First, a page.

Rosé can be tricky. While more and more people consider it a drink for any time, there is still a certain buzz that drives up sales during the warmer months. It’s important to offer bottles that inspire seasonal drinking but can sell year-round if the supply isn’t wiped out by Labor Day. On the other hand, every establishment wants to have enough to satisfy demand, which can be influenced by weather, travel conditions, and other circumstances that are out of a buyer’s control.
To find bottles that reliably hit it out of the park, look to wine retailers who have their finger on the pulse of what people want to drink in their homes, with their friends, and with their meals.
When SevenFifty Daily asked retailers which rosés they expect to sell big, they highlighted a broad mix of varieties and regions, from a top-selling Loire Valley Saumur rosé, to a sparkling Tasmanian rosé, to a bottle from a tiny appellation in Bourgogne. Here’s what they recommended. (All wines are listed with price per bottle.)
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Domaine des Sanzay Saumur Rosé 2022, Loire Valley, France; $19
Suggested by Tom Wilcox, owner and founder, Ansonia Wines, Newton, Massachusetts
Ansonia Wines is a father-and-son French wine merchant specializing in small-production vineyards around France. Customers and fans love tuning in on social media when they make their research and buying rounds in Europe. The Wilcox team considers this Loire Valley rosé from Domaine des Sanzay to be a must-stock. “It’s our most popular rosé; we’d have a customer revolt if we ever stopped selling it,” says Tom Wilcox. It’s 100 percent Cabernet Franc, which he says is “pure summer freshness”—dry but bursting with fruit, great acidity, and low alcohol. It also has a beautiful label, which is designed by the winemaker’s son.
Gobelsburg Cistercien Rosé 2021, Kamptal, Austria; $28
Suggested by Kristina Barbee, owner and vintner, Ad Astra Wine Bar and Market, Springfield, Illinois
Kristina Barbee says that customers at Ad Astra, located in a historic building in downtown Springfield, are enthusiastic about the unique palate of Gobelsburg Cistercien Rosé, a blend of Zweigelt, St. Laurent, and Pinot Noir from Austria’s Kamptal region. “It has a straightforward and fresh floral nose with tart fruit, hints of wild cherry, and fresh berries,” says Barbee. “Perfect for spring and summer.” She notes the wine is excellent when chilled, but also holds well straight from the bottle off the shelf. Barbee chose this one for Ad Astra’s spring menu because of the “cohesion of the tasting notes and nose of the wine.” Guests at Ad Astra can also enjoy local cheese boards, and this rosé pairs well with many of the spring and summer selections on offer.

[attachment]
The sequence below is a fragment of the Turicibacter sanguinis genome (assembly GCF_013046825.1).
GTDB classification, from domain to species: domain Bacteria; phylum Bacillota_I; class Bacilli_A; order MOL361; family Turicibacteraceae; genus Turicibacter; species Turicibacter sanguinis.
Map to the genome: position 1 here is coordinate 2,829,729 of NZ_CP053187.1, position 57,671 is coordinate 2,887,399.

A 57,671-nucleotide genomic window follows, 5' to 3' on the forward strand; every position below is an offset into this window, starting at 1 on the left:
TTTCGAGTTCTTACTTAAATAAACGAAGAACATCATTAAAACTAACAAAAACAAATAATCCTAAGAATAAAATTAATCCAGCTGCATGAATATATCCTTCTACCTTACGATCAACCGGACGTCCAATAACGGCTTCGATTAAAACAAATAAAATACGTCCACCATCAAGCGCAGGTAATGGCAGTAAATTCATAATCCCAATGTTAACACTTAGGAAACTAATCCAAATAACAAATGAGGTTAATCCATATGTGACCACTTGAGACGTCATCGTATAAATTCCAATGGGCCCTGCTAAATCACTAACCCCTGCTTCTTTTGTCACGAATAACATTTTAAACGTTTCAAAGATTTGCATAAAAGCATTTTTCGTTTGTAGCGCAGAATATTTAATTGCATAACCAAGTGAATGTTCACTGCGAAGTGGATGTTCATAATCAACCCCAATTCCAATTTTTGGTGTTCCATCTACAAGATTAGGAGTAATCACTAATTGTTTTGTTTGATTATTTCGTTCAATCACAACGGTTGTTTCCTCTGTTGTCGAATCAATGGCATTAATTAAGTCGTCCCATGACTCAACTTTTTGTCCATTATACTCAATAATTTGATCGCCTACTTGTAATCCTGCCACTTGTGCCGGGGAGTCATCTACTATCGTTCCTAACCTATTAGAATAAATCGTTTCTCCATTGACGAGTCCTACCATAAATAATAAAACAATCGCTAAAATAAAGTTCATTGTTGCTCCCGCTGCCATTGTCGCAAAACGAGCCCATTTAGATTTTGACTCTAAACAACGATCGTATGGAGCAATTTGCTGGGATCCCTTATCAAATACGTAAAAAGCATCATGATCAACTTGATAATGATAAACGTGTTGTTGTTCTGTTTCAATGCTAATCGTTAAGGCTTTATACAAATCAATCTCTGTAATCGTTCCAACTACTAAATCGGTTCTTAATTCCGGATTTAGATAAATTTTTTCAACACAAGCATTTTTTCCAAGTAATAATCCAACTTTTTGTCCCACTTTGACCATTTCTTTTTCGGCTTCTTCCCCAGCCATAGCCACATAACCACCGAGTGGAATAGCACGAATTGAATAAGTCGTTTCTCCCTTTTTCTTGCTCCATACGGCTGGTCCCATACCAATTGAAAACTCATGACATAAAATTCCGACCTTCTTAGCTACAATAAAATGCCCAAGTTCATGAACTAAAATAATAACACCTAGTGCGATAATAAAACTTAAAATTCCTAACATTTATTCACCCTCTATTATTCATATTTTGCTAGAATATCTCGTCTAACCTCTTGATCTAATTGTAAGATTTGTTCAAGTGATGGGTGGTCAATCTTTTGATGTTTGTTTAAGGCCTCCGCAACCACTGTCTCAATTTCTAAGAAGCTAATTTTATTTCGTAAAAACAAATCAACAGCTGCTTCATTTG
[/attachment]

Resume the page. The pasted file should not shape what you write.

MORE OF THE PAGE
Noble Hill Mourvèdre Rosé 2021, Simonsberg-Paarl, South Africa; $22
Suggested by Crystal Cameron-Schaad, owner and lead educator, Crystal Palate Wine & Gourmet, Norfolk, Virginia
Crystal Palate owner Crystal Cameron-Schaad, DipWSET, says that Noble Hill Mourvèdre Rosé is “up to the challenge of pairing” for lighter summer fare as well as traditional barbecue foods. She also likes the ease of the Stelvin closure for outdoor entertaining. She considers this bottle value-driven and complex and appreciates that it is organic and vegan. “Kristopher Tillery, the winemaker and owner of Noble Hill, took inspiration from Bandol and created the first Mourvèdre rose in South Africa,” she says. “I had an opportunity to spend some time at Noble Hill last year and was impressed with the quality of these artisan wines, the history, sustainability efforts, and value proposition of the estate.”
Elk Cove Vineyards Rosé of Pinot Noir 2022, Willamette Valley, Oregon; $18.99
Suggested by Tasha Zonski-Armijo, owner and general manager, Jubilation Wine & Spirits, Albuquerque, New Mexico
Jubilation Wine & Spirits proprietor and New Mexico native Tasha Zonski-Armijo gets her hands on Elk Cove Rosé of Pinot Noir knowing that it sells out at the iconic Willamette Valley winery—the first in what is now the Yamhill-Carlton AVA—year after year. “It is a good fit for our establishment because of the value, quality, and food friendliness,” she says. The family-run store has long been a part of the fabric of Albuquerque, New Mexico, and Zonski-Armijo says, “We chose this wine because it is 100 percent estate-grown fruit from a family-run winery like we are a family-run wine shop for three generations and over 80 years.”